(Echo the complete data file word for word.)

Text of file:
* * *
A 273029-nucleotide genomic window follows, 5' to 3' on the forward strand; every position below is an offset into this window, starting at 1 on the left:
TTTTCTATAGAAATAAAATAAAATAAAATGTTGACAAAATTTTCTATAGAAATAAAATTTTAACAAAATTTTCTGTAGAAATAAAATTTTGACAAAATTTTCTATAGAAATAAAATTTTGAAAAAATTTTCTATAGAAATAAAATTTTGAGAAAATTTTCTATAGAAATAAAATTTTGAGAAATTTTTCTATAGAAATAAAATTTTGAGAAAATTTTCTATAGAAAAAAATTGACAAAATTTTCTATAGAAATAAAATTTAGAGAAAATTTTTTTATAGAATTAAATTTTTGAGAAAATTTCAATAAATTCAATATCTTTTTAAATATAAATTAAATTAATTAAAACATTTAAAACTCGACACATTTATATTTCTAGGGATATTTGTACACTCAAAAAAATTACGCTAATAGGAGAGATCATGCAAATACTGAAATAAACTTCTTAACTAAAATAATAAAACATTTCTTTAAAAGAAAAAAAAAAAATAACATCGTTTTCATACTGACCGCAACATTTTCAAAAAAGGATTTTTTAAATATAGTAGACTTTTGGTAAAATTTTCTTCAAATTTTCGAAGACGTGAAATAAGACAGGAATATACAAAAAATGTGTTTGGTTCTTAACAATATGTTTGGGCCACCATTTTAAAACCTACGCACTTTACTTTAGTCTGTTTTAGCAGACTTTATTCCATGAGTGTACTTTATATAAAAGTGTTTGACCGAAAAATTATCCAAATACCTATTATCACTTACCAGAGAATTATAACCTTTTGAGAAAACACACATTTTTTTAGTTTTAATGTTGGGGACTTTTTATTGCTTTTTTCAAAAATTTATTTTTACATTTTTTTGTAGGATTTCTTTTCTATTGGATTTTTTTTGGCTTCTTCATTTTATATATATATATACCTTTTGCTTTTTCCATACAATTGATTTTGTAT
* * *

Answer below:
A 273029-nucleotide genomic window follows, 5' to 3' on the forward strand; every position below is an offset into this window, starting at 1 on the left:
TTTTCTATAGAAATAAAATAAAATAAAATGTTGACAAAATTTTCTATAGAAATAAAATTTTAACAAAATTTTCTGTAGAAATAAAATTTTGACAAAATTTTCTATAGAAATAAAATTTTGAAAAAATTTTCTATAGAAATAAAATTTTGAGAAAATTTTCTATAGAAATAAAATTTTGAGAAATTTTTCTATAGAAATAAAATTTTGAGAAAATTTTCTATAGAAAAAAATTGACAAAATTTTCTATAGAAATAAAATTTAGAGAAAATTTTTTTATAGAATTAAATTTTTGAGAAAATTTCAATAAATTCAATATCTTTTTAAATATAAATTAAATTAATTAAAACATTTAAAACTCGACACATTTATATTTCTAGGGATATTTGTACACTCAAAAAAATTACGCTAATAGGAGAGATCATGCAAATACTGAAATAAACTTCTTAACTAAAATAATAAAACATTTCTTTAAAAGAAAAAAAAAAAATAACATCGTTTTCATACTGACCGCAACATTTTCAAAAAAGGATTTTTTAAATATAGTAGACTTTTGGTAAAATTTTCTTCAAATTTTCGAAGACGTGAAATAAGACAGGAATATACAAAAAATGTGTTTGGTTCTTAACAATATGTTTGGGCCACCATTTTAAAACCTACGCACTTTACTTTAGTCTGTTTTAGCAGACTTTATTCCATGAGTGTACTTTATATAAAAGTGTTTGACCGAAAAATTATCCAAATACCTATTATCACTTACCAGAGAATTATAACCTTTTGAGAAAACACACATTTTTTTAGTTTTAATGTTGGGGACTTTTTATTGCTTTTTTCAAAAATTTATTTTTACATTTTTTTGTAGGATTTCTTTTCTATTGGATTTTTTTTGGCTTCTTCATTTTATATATATATATACCTTTTGCTTTTTCCATACAATTGATTTTGTAT